Last month, Clovis city council members approved an ordinance that will change the local Clovis election from every odd year in March to every even year in November to coincide with the general election.
This shift comes as a result of Senate Bill 415, which passed last year requiring that all cities with a low voter turnout—less than 25 percent of the turnout among city voters during statewide general elections—to merge their local election with the regular November election.
Clovis has held its local elections for city council and other offices in March since the early ‘90s. Prior to that, local elections were held in odd years in April. The March elections have always experienced low voter turnouts.
At a recent council meeting, Assistant City Manager John Holt presented a chart showing turnouts from the 1997 election to the present. The 1997 election had a voter turnout of 16 percent and while a couple years in the early 2000s saw an uptick in voter numbers, the most recent data from the 2015 election shows voter turnout for the local election at an all-time low of 15 percent participation.
Comparatively, the statewide general election has drawn a turnout of over 60 percent of Clovis voters over the last 19 years.
In order to maintain the March odd year election structure, Holt said the city would have to have a turnout of 45 percent at the local election—a turnout significantly larger than any the city has ever had, even during its peak election years.
“The March local election basically has a much lower turnout than the general municipal election. So, the state requires the city go to a November even year election structure and take action by the end of this calendar year in order to put a plan in place that requires that the first November even year the local election takes place will be in 2022,” Holt said.
The change will cut the next round of terms for councilmembers elected in 2019 and 2021 by five months.
“Going into the March 2019 election, seats three, four and five held by Bessinger, Flores and Whalen would normally have term run until March of 2023 but with the election in Nov. 2022, their term will be cut short by five months and be only 3.6 years,” Holt explained. “Then the last March odd year election will be March of 2021 and those offices, currently held by Ashbeck and Mouanoutoua and if they were re-elected, their term would normally run until March of 2025 under the current system. But, with the new election in Nov. 2024, it would cut their term short by five months as well. Then the Nov. 2024 election and on would be for four-year terms.”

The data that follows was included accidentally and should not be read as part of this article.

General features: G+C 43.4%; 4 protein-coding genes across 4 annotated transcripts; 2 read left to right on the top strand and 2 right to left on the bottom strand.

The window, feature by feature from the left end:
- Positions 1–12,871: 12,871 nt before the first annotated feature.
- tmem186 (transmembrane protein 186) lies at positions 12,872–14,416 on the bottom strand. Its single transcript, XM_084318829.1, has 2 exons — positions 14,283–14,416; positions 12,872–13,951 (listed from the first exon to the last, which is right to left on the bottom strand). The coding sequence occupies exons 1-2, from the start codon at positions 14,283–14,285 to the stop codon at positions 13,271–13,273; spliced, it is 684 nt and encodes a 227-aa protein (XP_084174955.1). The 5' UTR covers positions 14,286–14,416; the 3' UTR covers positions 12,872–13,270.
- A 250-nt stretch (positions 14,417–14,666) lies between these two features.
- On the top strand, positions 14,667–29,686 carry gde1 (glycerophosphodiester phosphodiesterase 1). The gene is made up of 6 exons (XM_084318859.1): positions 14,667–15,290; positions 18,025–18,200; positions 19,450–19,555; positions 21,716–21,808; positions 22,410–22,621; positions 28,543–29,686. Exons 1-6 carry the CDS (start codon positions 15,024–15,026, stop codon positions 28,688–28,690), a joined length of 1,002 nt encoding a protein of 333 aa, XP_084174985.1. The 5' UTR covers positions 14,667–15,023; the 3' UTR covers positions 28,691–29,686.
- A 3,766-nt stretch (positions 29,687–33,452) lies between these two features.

Councilmembers were reluctant to approve the ordinance knowing it means the loss of some local control, but ultimately decided to approve the measure as it is now the law.
“In 2003 or 2004, we did a series of focus groups about off-year versus consolidated elections and did we have thousands of people come, no, but the citizens that came were quite supportive of just Clovis elections,” Councilmember Lynne Ashbeck said. “The theory then was, ‘If I care about Clovis, I will vote, if I don’t care and we stick it at the end of the federal and statewide elections then I’ll just vote for whoever because it doesn’t matter.’ We can go back and forth about that all day long but this law passed so it is what it is. This legislation takes away all that conversation at the local level. We did look at it and made a conscious decision to stay this way and the legislation takes away that local decision.”